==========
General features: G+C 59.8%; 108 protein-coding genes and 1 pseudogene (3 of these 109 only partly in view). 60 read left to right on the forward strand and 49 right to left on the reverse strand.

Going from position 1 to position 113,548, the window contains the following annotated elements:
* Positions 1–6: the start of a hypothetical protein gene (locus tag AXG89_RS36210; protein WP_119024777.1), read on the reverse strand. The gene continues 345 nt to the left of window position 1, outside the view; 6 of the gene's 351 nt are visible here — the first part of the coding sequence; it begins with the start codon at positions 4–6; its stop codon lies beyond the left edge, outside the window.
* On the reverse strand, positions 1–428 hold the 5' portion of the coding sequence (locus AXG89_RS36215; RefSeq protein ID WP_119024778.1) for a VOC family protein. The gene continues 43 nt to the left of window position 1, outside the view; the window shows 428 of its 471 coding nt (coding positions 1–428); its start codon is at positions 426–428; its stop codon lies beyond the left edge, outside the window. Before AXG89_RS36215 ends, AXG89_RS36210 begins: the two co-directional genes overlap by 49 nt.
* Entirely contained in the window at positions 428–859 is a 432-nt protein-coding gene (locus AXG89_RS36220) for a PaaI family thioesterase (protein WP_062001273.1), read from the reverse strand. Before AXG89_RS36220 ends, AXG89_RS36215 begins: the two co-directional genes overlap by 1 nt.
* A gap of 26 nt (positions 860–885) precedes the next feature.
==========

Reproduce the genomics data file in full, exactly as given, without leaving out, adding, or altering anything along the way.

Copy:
General features: G+C 59.8%; 108 protein-coding genes and 1 pseudogene (3 of these 109 only partly in view). 60 read left to right on the forward strand and 49 right to left on the reverse strand.

Going from position 1 to position 113,548, the window contains the following annotated elements:
* Positions 1–6: the start of a hypothetical protein gene (locus tag AXG89_RS36210; protein WP_119024777.1), read on the reverse strand. The gene continues 345 nt to the left of window position 1, outside the view; 6 of the gene's 351 nt are visible here — the first part of the coding sequence; it begins with the start codon at positions 4–6; its stop codon lies beyond the left edge, outside the window.
* On the reverse strand, positions 1–428 hold the 5' portion of the coding sequence (locus AXG89_RS36215; RefSeq protein ID WP_119024778.1) for a VOC family protein. The gene continues 43 nt to the left of window position 1, outside the view; the window shows 428 of its 471 coding nt (coding positions 1–428); its start codon is at positions 426–428; its stop codon lies beyond the left edge, outside the window. Before AXG89_RS36215 ends, AXG89_RS36210 begins: the two co-directional genes overlap by 49 nt.
* Entirely contained in the window at positions 428–859 is a 432-nt protein-coding gene (locus AXG89_RS36220) for a PaaI family thioesterase (protein WP_062001273.1), read from the reverse strand. Before AXG89_RS36220 ends, AXG89_RS36215 begins: the two co-directional genes overlap by 1 nt.
* A gap of 26 nt (positions 860–885) precedes the next feature.